Note: This event has concluded. Check back to equity.ubc.ca after February 22 for a post-event write-up about this event.
In recent weeks concerned faculty members have come together to help UBC move towards positive, timely, and effective action on sexual assault policy. With the support of Dr. Sara-Jane Finlay, Associate Vice President, Equity and Inclusion and Professor Neil Guppy from the Office of Vice President, Students they will present a two-day event, Sexual Assault: Discourse & Dialogue 2016, on February 15-16, 2016.
The event provides an opportunity for faculty, graduate students and staff to consider various issues raised by sexual assault and sexual assault policy in the university context.
Sexual Assault: Discourse & Dialogue 2016
Two day event including a research forum to share UBC expertise in the area, a keynote from Professor Jennifer Freyd (University of Oregon), and facilitated discussions.
Faculty members Carrie Ichikawa Jenkins and Alan Richardson from the Department of Philosophy encourage all faculty, graduate students and staff to participate in this event.
Scroll down page to see agenda.
Date and time: Monday, February 15, 9am-3pm and Tuesday, February 16, 8:30am-4pm
Location: UBC Vancouver, Centre for Interactive Research on Sustainability (CIRS)
BC Hydro Theatre
2260 West Mall, Room 2331
Vancouver, British Columbia V6T 1Z4
Day One: February 15th – Discourse
|9.00||Breakfast and networking|
|9.30||Welcome – Carrie Ichikawa Jenkins, Professor, Department of Philosophy|
|9.45||Small group introductions and format for the day|
|10.00||Sharing our research
Presenters: Tal Nitsan – “From Fieldwork to Homework”, Scott Andersen, Jonathan Ichikawa
Presenters: Juliet O’Brien (via Skype), Brandy Wiebe
|2.40||Recommendations and next steps for Day 2|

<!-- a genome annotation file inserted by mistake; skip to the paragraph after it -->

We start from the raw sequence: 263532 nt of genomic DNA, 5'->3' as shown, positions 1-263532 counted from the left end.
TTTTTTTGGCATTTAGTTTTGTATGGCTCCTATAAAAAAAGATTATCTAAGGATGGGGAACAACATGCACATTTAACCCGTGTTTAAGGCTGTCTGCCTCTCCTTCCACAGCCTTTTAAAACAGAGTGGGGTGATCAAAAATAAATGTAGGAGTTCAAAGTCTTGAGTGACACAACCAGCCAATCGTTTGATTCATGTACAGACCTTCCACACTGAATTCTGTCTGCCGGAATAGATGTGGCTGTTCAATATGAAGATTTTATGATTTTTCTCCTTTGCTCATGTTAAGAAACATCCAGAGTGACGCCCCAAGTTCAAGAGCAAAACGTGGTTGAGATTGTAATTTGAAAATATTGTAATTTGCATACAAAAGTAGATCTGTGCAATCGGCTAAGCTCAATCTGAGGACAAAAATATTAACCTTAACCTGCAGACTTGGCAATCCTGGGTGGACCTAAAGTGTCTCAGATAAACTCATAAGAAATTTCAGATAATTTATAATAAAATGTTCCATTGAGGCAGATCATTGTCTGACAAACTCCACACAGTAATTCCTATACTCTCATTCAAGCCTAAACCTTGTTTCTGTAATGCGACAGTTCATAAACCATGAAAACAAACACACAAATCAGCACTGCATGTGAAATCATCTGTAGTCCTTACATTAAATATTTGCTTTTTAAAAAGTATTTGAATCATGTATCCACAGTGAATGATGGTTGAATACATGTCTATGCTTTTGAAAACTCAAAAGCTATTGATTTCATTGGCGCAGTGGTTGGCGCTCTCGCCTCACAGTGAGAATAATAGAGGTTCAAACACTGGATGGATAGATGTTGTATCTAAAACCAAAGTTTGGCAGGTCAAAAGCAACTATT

Day Two: February 16th – Dialogue
|8.30||Breakfast and networking|
Professor Jennifer Freyd, Department of Psychology, University of Oregon
Addressing Sexual Assault: Moving from Institutional Betrayal to Institutional Courage
For over 20 years my students and I have investigated the impact of betrayal trauma (such as abuse perpetrated by a trusted other) on victims, discovering in the process that interpersonal betrayal is particularly toxic to individuals. More recently we have conducted empirical research on the impact institutional betrayal has on individuals within institutions, with a focus on institutional response to military and campus sexual assault. Both our laboratory and campus research indicates that institutional betrayal can exacerbate the harm of sexual trauma. For instance, sexually-assaulted students who were treated poorly by their institutions show significantly greater levels of dissociation, anxiety, and other trauma-specific symptoms. We have found heightened effects for LGBT-identified students compared to heterosexual students and we have also uncovered some of the specific mechanisms by which universities currently fail to prevent sexual assault and cause additional harm to victims. Our research reveals areas of institutional policy and practice that could and should be targeted for improvement so that we can move from institutional betrayal to institutional courage.
|10.00||Questions & discussion|
|12.30||Lunch and networking|
Recommendations from these discussions will inform the creation of a sexual assault policy and long-term action plan for the University.
|3.00||Recommendations and next steps|